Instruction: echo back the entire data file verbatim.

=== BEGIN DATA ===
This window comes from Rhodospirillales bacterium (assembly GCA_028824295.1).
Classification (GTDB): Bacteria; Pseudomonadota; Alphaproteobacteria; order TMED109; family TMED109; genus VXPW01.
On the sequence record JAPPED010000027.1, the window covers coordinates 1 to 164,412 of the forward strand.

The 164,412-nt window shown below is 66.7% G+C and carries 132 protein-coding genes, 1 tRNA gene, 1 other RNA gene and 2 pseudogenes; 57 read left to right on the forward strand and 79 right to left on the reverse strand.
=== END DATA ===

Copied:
This window comes from Rhodospirillales bacterium (assembly GCA_028824295.1).
Classification (GTDB): Bacteria; Pseudomonadota; Alphaproteobacteria; order TMED109; family TMED109; genus VXPW01.
On the sequence record JAPPED010000027.1, the window covers coordinates 1 to 164,412 of the forward strand.

The 164,412-nt window shown below is 66.7% G+C and carries 132 protein-coding genes, 1 tRNA gene, 1 other RNA gene and 2 pseudogenes; 57 read left to right on the forward strand and 79 right to left on the reverse strand.